Despite the committee’s hopes, many considered the move would take place. In a KRXK editorial, Gene Shumate commented that a necessity for a new Rexburg city administration was someone who “can negotiate with Dr. Ernest Wilkinson as to the future use of the buildings at Ricks College, when the college moves to Idaho Falls.” In the April 1959 edition of the Brigham Young University Bulletin, Dr. Wilkinson noted that “the Board of Education last year decided to move Ricks College from Rexburg to Idaho Falls as soon as a modern campus can be constructed.” An article in the September 1959 issue of The Improvement Era noted that “Ricks Junior College is now serving the Idaho area. It is located at Rexburg but will soon be moved to Idaho Falls.”
Ricks College in Idaho Falls was to be the prototype for a series of junior colleges established by the Church. President Clarke was appointed chairman of the Curriculum Steering Committee for Church Junior Colleges, and Hugh Bennion, dean of faculty at Ricks, was a committee member. The committee was to develop a curriculum for the Idaho Falls college that could be accommodated to other planned junior colleges. Other committees were concerned with development of the physical plant in Idaho Falls. Several schematics were done showing the proposed master plan for the campus and individual buildings. Several Ricks faculty members were members of particular committees. When the total program was in place and other junior colleges built, these schools would become feeder institutions to Brigham Young University.
While curriculum and campus plans were being developed, there was no cessation of protests to the planned move. Pressure was maintained by The Rexburg Standard and Journal, the Committee of One Thousand continued to be active in promoting their booklet and disseminating other information, and hundreds of letters, telegrams, and telephone calls from all over the country ended in the office of the First Presidency or members of the Board of Education. Much of the correspondence mirrored that of 1957. The “evils” of Idaho Falls were graphically pointed out such as easy availability of liquor, immorality found in a big city, and venereal disease. Other correspondence had to do with carefully expressed refutation of the statistical data presented on behalf of the removal decision. How much importance was given to the “evils” and statistical data letters has to be conjectural.
The letters that probably had the most impact, especially on President McKay, were those from individuals who expressed a deep and abiding love for Ricks College. They wrote about the impact the college had on their lives; not only the secular knowledge acquired, but the faith-promoting, testimony-building instruction and activities. Ricks College was more than the college on the hill in Rexburg. Ricks symbolized a love of the gospel and education of pioneer forebears, and stood as testimony of the struggle of a pious people.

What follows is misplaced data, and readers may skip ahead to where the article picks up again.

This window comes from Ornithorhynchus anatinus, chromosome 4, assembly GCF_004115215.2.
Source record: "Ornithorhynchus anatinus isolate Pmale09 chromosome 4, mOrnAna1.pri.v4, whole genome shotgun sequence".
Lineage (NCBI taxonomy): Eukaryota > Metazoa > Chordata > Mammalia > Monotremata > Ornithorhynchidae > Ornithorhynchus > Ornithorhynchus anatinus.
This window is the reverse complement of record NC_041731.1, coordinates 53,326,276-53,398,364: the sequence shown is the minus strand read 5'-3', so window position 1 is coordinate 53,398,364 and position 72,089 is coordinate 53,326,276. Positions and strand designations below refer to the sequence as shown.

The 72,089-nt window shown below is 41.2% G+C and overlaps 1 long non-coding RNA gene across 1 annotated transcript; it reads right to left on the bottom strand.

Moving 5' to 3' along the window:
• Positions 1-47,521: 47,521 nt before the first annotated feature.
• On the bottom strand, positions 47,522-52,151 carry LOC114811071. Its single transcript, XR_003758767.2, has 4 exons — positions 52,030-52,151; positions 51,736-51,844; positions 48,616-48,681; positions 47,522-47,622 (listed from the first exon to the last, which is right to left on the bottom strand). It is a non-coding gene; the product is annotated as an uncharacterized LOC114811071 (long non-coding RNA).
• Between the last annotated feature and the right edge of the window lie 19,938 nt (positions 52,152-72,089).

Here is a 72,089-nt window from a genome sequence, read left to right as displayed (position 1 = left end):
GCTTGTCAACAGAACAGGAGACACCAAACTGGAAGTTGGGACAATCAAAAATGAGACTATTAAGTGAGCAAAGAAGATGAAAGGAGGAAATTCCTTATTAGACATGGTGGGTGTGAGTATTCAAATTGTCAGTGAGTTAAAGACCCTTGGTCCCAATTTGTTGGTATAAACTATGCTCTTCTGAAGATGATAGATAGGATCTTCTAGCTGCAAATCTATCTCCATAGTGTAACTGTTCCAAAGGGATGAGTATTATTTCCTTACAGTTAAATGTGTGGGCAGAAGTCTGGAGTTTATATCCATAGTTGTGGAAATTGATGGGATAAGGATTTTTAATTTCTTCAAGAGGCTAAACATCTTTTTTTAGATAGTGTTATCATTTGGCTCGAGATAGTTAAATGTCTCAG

The anti-removal campaign continued through 1959 and 1960 and into 1961. As far as Rexburg residents were concerned, the months were characterized by despair and hope, bitterness and sensitivity, weakened and strengthened faith, argument and detachment. But the start of the building program in Idaho Falls was delayed. The longer the delay, the more encouraged local people became and the more discouraged Idaho Falls residents became.
Students and faculty were leaving the auditorium heading for classes May 2, 1960, when they were summoned back. President McKay had paid a surprise visit to campus and they would have the privilege of hearing him. He spoke about the Savior and about the purpose of Ricks College, as of all Church schools, to develop character. He did not make any announcement about the future of the college, but he must have once again been impressed with the devotion manifested toward the institution.
“The next significant date in Ricks’ history is March 16, 1961,” wrote Jerry Roundy in his Ricks College: A Struggle for Survival.
"According to a source extremely close to President McKay for over three decades, on that day President McKay made recommendations to the Authorities in the Temple that the Church make appropriations for the improvement of Ricks College at Rexburg. There is no doubt that President McKay felt strongly about keeping promises, and twice he had promised the college would not be moved. Now that promise was sustained by the Brethren when they agreed in that meeting to support the Prophet."